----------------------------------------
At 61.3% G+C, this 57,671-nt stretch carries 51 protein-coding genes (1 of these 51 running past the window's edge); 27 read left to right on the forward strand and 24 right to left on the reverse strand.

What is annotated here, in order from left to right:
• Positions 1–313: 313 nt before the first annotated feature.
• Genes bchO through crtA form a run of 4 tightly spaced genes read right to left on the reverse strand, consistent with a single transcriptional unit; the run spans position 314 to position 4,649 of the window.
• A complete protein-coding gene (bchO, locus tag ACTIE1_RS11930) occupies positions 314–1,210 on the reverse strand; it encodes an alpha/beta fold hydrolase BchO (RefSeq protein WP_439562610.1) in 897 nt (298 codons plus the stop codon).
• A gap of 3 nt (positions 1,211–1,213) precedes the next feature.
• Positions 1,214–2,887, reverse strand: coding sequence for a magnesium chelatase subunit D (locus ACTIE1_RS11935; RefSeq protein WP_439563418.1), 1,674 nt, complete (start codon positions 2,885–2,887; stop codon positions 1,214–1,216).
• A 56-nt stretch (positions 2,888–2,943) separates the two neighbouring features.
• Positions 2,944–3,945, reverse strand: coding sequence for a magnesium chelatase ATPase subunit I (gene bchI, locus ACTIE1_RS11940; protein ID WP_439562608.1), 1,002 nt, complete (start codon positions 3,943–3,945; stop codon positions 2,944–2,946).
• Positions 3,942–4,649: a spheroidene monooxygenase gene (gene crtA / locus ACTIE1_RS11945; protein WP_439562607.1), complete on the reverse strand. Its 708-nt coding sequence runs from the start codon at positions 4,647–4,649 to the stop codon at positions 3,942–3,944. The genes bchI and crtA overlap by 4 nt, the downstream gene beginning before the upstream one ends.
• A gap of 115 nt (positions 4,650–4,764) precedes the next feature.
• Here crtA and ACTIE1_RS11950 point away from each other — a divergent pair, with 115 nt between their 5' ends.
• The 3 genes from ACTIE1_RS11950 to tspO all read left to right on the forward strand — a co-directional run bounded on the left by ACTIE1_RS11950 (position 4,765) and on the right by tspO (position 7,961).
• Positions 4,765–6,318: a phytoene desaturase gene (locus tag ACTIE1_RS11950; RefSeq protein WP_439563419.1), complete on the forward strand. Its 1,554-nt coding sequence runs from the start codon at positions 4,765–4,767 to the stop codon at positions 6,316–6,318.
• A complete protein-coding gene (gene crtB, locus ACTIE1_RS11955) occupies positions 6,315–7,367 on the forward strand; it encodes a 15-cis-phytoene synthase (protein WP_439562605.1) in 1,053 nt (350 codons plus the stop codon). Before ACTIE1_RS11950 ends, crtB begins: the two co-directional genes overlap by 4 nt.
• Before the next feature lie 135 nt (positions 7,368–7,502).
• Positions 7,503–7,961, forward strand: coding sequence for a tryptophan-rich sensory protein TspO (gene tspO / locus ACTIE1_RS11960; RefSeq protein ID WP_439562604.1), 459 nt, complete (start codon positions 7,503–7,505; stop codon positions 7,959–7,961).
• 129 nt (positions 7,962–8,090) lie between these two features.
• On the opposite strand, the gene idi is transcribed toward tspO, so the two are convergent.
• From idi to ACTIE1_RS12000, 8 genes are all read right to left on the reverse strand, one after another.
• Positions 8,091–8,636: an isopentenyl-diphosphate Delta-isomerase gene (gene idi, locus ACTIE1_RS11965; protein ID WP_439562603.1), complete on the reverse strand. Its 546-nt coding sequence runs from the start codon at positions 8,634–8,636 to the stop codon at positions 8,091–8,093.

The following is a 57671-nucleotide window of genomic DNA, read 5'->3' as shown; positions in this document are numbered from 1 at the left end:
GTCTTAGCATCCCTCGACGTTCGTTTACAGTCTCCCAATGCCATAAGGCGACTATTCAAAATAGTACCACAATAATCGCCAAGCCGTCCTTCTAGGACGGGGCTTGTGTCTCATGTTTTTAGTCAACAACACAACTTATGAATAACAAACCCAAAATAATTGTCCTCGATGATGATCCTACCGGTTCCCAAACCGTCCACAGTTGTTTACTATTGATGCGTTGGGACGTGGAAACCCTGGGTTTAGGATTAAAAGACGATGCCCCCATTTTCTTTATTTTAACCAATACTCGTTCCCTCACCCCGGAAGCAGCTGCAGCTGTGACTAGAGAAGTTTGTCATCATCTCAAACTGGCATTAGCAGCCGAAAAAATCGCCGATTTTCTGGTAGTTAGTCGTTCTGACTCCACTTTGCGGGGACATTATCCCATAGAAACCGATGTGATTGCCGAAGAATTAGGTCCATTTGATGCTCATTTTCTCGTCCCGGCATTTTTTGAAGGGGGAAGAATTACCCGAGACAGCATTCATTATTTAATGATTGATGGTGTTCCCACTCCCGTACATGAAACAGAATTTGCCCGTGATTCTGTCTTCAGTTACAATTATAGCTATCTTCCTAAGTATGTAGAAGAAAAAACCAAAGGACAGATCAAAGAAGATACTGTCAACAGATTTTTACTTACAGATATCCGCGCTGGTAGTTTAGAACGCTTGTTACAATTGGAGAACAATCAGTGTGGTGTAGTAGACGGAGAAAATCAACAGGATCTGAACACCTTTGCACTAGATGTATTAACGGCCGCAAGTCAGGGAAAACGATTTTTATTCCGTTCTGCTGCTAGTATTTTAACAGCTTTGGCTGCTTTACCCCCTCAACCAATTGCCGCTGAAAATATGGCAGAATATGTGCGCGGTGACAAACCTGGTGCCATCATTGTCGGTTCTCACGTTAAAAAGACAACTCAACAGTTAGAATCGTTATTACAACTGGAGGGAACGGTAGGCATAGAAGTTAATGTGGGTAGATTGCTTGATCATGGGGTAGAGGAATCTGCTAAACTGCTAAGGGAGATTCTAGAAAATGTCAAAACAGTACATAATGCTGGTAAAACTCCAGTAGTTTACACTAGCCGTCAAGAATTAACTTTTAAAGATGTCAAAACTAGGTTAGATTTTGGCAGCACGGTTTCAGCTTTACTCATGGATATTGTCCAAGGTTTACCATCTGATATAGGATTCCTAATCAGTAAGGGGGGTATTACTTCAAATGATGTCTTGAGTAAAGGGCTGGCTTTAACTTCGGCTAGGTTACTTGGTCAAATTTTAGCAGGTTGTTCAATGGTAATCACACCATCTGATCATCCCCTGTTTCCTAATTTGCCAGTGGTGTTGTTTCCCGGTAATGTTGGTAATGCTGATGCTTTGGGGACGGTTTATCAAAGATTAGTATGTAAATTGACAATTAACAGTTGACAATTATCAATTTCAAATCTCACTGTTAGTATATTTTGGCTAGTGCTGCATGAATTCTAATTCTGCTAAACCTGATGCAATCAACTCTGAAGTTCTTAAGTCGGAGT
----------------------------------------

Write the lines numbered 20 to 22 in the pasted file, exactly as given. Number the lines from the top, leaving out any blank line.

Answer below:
• From idi to ACTIE1_RS12000, 8 genes are all read right to left on the reverse strand, one after another.
• Positions 8,091–8,636: an isopentenyl-diphosphate Delta-isomerase gene (gene idi, locus ACTIE1_RS11965; protein ID WP_439562603.1), complete on the reverse strand. Its 546-nt coding sequence runs from the start codon at positions 8,634–8,636 to the stop codon at positions 8,091–8,093.

The following is a 57671-nucleotide window of genomic DNA, read 5'->3' as shown; positions in this document are numbered from 1 at the left end: